Samsung has become a couch potato, gobbling up more chips than even Apple, according to new research from Gartner.
Samsung and Apple together consumed $45.3 billion of semiconductors in 2012, an increase of $7.9 billion from 2011, to represent 15 percent of total semiconductor demand, while the total semiconductor market decreased by 3 percent overall, according to Garntner’s numbers.
Broken out, Samsung accounted for 8 percent of chip purchases globally last year, with its consumption increasing 28.9 percent to $23.9 billion. Apple on the other hand bought $21.4 billion worth of chips, or 7.2 percent share, followed by H-P $14B (4.7 percent).
But 2012 wasn’t all roses. Masatsune Yamaji, principal research analyst at Gartner, noted that 6 out of the top 10 OEMs actually reduced their demand in 2012.
“In addition to a weak macroeconomic situation, a dramatic change in consumer demand contributed to a reduction in semiconductor demand in 2012,” Yamaji said in a statement, noting that while PC market still represented the largest sector for chip demand, desktops and laptops did not sell well, as consumers moved to smartphones and media tablets.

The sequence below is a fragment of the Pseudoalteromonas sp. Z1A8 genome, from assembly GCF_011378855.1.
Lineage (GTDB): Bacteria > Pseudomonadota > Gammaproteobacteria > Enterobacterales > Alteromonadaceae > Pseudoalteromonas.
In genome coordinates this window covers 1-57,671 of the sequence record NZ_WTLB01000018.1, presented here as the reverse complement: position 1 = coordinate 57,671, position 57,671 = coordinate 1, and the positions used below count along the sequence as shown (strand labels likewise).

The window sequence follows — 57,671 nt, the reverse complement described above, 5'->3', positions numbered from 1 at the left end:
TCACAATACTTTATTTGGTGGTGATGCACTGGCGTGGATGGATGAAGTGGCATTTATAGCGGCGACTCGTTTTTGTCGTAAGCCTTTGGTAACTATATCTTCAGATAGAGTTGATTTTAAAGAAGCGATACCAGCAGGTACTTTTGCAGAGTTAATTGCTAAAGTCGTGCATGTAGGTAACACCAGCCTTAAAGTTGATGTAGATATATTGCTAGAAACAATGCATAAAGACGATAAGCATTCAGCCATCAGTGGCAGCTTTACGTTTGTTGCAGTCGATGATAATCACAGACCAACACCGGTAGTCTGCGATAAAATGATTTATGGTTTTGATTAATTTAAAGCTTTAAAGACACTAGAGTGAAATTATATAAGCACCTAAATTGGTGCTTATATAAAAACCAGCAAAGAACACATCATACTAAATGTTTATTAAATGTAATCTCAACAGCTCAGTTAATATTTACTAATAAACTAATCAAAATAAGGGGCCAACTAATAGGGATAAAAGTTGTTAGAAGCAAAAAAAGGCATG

“This shift caused a substantial decrease in semiconductor demand in 2012, as the semiconductor content of a smartphone or a media tablet is far less than that of a PC,” Yamaji said.
In total, the top 10 companies demanded $106.4 billion of semiconductors in 2012, to account for 36 percent of total semiconductor vendors’ worldwide revenue of $297.6 billion. Of the top 10 companies, Nokia’s semiconductor demand contracted the most.